- Word2vec is a two-layer neural network-based algorithm that inputs a text corpus and outputs a set of vectors (hence the name). A commonly used Word2vec example is "King – Man + Woman = Queen." By deducing the relationship between "King" and "Man," and between "Man" and "Woman," the algorithm can identify "Queen" as the appropriate corresponding word to "King." Word2vec is trained using either Skip-Gram or Continuous Bag of Words (CBOW) algorithms. Skip-Gram tries to predict context words from a target word. Continuous Bag of Words functions the opposite way, predicting the target word using the context of the words around it.
- GloVe (Global Vectors) is based on the idea that the meaning of a word can be inferred from its co-occurrence with other words in a corpus of text. The algorithm creates a co-occurrence matrix that captures how frequently words appear together in the corpus.
- fasText is an extension of the Word2vec model and is based on the idea of representing words as a bag of character n-grams, or sub-word units, instead of just as individual words. Using a model similar to Skip-Gram, fasText captures information about the internal structure of words that helps it process new and unfamiliar vocabulary.
- ELMo (Embeddings from Language Models) differs from word embeddings like the ones mentioned above because it uses a deep neural network that analyzes the entire context in which the word appears. This allows it to pick up on subtle nuances in meaning that other embedding techniques may not catch.
- TF-IDF (Term Frequency - Inverse Document Frequency) is a mathematical value determined by multiplying the Term Frequency (TF) with the Inverse Document Frequency (IDF). The TF refers to the ratio of the target terms in the document compared to the total terms in the document. The IDF is a logarithm of the ratio of the total documents to the number of documents containing the target term.
Word embeddings offer several advantages over traditional approaches to representing words in natural language processing. Word embedding has become a standard approach in NLP, with many pre-trained embeddings available for use in various applications. This wide availability has made it easier for researchers and developers to incorporate them into their models without having to train them from scratch.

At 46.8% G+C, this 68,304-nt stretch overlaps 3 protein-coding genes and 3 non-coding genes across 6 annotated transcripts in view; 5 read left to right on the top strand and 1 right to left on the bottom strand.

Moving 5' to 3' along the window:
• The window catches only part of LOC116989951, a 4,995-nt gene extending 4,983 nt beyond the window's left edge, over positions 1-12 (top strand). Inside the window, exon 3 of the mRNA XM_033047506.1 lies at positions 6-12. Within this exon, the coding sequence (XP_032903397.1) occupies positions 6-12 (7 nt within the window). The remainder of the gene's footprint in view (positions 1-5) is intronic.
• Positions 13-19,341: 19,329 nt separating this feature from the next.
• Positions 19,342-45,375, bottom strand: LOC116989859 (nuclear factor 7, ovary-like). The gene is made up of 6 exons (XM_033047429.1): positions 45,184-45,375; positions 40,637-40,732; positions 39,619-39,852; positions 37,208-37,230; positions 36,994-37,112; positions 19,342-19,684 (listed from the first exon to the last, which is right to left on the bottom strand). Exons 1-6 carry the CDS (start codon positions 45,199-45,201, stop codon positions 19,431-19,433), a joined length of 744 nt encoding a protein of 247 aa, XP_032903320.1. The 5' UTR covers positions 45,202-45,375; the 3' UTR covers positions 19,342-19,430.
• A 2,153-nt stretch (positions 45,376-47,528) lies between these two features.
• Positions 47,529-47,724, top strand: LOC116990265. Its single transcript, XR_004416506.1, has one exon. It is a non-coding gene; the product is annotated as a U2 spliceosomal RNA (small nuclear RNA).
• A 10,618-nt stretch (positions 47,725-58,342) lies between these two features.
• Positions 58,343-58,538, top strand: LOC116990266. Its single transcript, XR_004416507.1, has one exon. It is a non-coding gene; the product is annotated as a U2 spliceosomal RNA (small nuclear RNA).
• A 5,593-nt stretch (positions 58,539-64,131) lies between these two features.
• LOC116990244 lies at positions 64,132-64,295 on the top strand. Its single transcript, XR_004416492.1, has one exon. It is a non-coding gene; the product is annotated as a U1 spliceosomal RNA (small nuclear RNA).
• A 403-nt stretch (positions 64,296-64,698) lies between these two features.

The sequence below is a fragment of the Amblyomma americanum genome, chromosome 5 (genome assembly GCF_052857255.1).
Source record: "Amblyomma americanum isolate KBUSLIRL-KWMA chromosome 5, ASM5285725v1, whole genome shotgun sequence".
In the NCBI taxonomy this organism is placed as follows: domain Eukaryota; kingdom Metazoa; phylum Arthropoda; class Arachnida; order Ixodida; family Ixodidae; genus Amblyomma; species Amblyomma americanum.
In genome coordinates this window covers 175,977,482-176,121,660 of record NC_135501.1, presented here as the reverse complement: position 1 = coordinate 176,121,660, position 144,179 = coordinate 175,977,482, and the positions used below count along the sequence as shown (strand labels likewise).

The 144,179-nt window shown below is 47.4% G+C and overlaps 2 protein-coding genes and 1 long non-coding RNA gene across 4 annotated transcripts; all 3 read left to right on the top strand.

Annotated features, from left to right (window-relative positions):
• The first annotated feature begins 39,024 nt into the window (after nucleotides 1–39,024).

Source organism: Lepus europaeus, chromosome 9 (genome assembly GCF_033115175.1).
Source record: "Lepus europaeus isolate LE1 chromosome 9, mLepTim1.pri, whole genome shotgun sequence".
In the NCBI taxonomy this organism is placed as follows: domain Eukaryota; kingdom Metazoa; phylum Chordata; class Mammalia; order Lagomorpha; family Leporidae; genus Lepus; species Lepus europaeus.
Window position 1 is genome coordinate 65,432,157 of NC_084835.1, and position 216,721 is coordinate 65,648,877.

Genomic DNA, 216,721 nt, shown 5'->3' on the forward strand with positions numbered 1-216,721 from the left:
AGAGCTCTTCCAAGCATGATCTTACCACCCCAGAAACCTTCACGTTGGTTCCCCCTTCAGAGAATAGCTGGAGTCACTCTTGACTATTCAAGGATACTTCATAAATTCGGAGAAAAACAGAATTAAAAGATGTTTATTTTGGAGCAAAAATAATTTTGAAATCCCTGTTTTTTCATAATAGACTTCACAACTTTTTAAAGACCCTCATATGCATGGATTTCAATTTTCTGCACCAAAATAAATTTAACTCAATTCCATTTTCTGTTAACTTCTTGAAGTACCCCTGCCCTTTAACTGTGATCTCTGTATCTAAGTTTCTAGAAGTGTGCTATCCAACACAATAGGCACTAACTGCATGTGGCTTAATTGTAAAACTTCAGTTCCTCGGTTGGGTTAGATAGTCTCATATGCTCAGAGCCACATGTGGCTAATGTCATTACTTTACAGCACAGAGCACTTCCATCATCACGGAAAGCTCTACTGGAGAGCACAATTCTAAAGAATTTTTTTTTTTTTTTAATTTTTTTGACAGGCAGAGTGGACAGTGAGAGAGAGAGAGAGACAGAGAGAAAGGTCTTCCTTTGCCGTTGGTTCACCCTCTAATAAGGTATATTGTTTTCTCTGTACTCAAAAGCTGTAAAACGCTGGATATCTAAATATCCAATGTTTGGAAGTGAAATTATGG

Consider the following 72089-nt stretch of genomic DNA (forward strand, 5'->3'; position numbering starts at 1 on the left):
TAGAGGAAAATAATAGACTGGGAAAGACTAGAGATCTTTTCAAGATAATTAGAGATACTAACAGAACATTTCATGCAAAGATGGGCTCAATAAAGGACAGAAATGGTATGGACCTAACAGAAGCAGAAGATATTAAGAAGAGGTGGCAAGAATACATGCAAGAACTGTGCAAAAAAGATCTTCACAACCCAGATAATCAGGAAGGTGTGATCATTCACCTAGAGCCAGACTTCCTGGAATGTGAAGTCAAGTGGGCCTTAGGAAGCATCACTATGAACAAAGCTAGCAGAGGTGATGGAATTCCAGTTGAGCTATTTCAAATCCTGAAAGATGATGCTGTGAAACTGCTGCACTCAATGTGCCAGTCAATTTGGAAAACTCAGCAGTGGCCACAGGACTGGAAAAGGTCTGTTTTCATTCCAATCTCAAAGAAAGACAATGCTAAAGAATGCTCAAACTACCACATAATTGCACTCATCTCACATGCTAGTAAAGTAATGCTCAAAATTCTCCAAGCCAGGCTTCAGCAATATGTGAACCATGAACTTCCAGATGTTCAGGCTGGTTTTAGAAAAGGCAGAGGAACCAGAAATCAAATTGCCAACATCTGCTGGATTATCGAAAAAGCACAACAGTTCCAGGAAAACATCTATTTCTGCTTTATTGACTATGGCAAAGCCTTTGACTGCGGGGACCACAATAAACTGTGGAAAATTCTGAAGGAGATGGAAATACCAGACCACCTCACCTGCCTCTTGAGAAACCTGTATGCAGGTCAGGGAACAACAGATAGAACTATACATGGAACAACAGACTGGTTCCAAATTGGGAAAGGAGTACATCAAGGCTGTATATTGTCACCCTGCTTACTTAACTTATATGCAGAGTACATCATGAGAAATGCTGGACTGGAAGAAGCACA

Word embedding has been used to improve language modeling, which is the task of predicting the next word in a sequence of text. By representing words as vectors, models can better capture the context in which a word appears and make more accurate predictions.
Building word embeddings can be faster than traditional engineering techniques because the process of training a neural network on a large corpus of text data is unsupervised, saving time and effort. Once the embedding is trained, it can be used as input features for a wide range of NLP tasks without the need for additional feature engineering.
Word embeddings typically have a much lower dimensionality than one-hot encoded vectors. This means that they require less memory and computational resources to store and manipulate. Because a word embedding is a dense vector representation of words, it represents words more efficiently than sparse vector techniques. This also allows it to capture the semantic relationships between words better.